This report presents data on the emissions inventories of volatile organic compounds (VOCs) and oxides of nitrogen (NOx) over the last 25 years in 10 cities scattered geographically throughout the country, as well as a forecast of those emissions inventories a decade from now. Furthermore, the emissions inventories are provided by source, allowing for a more complete view of the contributors to ozone and the relative effectiveness of past and future emission control efforts. Some key findings from this report are as follows: (1) While ground-level ozone continues to be a pervasive problem in many major U.S. cities, automobiles and light trucks are no longer the primary or even secondary cause of summertime ozone "smog" in the 10 cities studied. (2) Available emission inventories submitted to the Environmental Protection Agency by states indicate that autos and light trucks currently represent less than one-third of the overall emissions that lead to the ozone problems in these cities, compared to other polluters. (3) Although cars and light trucks continue to receive critical attention from the news media during ozone alerts, a more complete picture shows significant improvements in auto-related VOCs and NOx emissions over the past 35 years -- improvements unmatched by other sources of ozone -- with over a 90% reduction in VOCs and from 15% to 60% for NOx achieved by 2005, relative to 1970. (4) Analysis of local emission inventories from 1970 to 1996 projects that the role of stationary polluters in urban smog, such as refineries, manufacturing plants, and utilities has increased substantially at the same time that the role of the auto is declining. (5) Other mobile sources such as trucks, buses, planes, trains, and other utility and off-road vehicles show similar emission increases in these cities at a time when auto emissions are heading downward. (6) Continued tightening of Federal tailpipe emission standards, cutting hydrocarbon and NOx levels by 96% and 76% respectively over the past 25 years, is the single largest reason for the improvement in urban air quality -- more than offsetting the growth in vehicle miles traveled experienced in all 10 cities studied. (7) Programs such as new auto emission and light truck emission standards, periodic emission inspections and Reformulated Gasolines will be extremely effective in reducing auto-related ozone problems after 1996.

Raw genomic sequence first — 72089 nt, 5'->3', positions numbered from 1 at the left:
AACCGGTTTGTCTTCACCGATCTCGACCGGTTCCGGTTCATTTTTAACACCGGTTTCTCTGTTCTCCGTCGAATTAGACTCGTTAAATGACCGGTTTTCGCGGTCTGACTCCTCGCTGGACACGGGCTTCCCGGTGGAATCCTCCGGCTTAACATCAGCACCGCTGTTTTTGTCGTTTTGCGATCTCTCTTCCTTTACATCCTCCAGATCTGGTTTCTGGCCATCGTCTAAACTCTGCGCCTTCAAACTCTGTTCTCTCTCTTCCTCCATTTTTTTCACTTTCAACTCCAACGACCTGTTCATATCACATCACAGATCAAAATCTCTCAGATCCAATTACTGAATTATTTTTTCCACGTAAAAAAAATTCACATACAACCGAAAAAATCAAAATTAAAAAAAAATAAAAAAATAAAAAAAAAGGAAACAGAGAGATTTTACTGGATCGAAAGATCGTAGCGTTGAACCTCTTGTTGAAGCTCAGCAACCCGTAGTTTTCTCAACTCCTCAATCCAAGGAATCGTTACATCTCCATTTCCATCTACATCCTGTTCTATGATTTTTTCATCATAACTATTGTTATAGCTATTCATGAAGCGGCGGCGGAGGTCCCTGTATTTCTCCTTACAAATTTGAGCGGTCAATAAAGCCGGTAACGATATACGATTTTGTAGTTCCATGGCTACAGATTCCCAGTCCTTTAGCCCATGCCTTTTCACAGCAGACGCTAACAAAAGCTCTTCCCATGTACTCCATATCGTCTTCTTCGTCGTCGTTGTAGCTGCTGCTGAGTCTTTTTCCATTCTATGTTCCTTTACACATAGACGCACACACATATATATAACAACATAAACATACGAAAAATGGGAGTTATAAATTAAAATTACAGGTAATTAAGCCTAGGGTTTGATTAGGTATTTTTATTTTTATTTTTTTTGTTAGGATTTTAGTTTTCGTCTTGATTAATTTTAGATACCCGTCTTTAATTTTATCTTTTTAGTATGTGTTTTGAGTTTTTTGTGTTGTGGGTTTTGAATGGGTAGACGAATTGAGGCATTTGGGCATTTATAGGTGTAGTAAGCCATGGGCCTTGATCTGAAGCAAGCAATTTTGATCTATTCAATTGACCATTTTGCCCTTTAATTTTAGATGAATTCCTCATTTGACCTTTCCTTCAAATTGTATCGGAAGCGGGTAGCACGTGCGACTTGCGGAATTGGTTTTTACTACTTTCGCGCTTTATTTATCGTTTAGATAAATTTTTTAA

• Corporate Authors:

    Energy and Environmental Analysis, Incorporated

    1655 North Fort Myer Drive
    Arlington, VA  United States  22209
  • Publication Date: 1994-9


  • English

Media Info

  • Features: Figures; Tables;
  • Pagination: 34 p.

Subject/Index Terms

Filing Info

  • Accession Number: 00672512
  • Record Type: Publication
  • Files: TRIS
  • Created Date: Jan 9 1995 12:00AM